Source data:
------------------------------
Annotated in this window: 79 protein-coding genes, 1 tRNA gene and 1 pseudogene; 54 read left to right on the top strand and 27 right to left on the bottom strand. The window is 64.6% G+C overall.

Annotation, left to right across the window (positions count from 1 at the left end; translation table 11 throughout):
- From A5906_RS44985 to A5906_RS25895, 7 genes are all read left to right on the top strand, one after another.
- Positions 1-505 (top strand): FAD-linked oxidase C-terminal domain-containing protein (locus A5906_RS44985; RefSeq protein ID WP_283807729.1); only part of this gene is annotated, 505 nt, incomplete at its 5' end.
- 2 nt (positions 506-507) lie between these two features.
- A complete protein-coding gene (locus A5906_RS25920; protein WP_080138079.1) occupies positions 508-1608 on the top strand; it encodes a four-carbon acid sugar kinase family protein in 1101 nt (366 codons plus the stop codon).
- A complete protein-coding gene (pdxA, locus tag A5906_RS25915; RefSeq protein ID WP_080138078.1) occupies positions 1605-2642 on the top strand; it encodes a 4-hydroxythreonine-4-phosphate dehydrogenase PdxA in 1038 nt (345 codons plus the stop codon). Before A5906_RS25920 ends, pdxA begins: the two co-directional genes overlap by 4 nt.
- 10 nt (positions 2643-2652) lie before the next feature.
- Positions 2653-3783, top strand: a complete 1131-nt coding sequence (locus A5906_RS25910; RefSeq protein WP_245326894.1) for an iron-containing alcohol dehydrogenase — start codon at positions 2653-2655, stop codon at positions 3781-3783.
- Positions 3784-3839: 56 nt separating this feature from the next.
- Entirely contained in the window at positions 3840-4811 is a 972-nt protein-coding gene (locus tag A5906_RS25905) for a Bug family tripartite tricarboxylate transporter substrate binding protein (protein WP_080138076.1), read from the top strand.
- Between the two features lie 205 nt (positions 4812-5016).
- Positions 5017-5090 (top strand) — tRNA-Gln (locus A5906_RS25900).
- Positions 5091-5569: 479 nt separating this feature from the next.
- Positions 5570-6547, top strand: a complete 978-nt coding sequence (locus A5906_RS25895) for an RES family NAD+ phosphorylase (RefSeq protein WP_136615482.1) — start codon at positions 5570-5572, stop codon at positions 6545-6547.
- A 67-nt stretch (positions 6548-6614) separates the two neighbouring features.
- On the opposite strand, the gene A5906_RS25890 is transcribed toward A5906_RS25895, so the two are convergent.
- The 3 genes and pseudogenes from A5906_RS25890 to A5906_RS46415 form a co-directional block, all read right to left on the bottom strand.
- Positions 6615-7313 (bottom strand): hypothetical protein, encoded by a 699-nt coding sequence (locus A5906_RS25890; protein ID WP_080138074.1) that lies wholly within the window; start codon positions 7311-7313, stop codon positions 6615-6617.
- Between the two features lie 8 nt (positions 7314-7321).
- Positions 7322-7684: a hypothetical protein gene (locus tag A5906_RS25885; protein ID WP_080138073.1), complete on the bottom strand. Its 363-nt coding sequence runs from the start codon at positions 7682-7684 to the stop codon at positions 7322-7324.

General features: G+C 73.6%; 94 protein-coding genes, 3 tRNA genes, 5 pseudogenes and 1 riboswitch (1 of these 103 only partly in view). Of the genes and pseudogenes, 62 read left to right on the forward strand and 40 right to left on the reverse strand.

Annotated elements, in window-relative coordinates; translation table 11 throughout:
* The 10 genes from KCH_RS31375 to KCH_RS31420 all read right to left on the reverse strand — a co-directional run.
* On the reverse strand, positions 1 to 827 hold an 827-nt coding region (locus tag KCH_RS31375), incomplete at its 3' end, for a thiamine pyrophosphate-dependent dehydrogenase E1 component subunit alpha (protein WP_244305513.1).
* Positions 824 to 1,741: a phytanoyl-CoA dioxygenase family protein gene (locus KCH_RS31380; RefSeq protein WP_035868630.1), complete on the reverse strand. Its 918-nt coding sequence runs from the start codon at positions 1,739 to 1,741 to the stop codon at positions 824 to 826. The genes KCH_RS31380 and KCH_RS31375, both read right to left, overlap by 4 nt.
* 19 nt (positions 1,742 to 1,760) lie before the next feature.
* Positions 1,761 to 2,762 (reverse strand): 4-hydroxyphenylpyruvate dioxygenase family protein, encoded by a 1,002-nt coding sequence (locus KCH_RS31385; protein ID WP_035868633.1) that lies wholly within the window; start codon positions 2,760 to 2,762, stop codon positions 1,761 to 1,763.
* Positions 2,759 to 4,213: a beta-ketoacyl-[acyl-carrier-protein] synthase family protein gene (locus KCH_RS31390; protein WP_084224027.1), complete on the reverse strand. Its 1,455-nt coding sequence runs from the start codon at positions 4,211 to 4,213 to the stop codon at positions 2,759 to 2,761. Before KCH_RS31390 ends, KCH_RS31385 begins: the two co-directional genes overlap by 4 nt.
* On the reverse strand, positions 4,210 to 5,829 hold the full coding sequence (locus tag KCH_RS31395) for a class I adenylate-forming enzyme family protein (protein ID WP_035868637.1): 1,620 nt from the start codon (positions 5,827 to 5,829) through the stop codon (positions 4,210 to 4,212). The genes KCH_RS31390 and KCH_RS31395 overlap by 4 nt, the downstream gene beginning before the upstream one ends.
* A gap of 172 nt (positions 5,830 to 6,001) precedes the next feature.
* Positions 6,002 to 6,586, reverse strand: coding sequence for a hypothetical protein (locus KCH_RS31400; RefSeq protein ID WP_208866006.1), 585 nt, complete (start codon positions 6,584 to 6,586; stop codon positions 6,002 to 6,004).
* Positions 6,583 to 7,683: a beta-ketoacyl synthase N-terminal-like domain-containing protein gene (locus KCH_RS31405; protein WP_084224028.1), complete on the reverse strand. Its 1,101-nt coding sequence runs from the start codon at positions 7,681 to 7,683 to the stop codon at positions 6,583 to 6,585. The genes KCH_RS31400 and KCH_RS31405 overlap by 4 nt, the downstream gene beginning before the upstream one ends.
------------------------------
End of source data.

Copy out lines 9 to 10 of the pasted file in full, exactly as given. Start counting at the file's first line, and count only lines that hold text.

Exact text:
- Positions 2653-3783, top strand: a complete 1131-nt coding sequence (locus A5906_RS25910; RefSeq protein WP_245326894.1) for an iron-containing alcohol dehydrogenase — start codon at positions 2653-2655, stop codon at positions 3781-3783.
- Positions 3784-3839: 56 nt separating this feature from the next.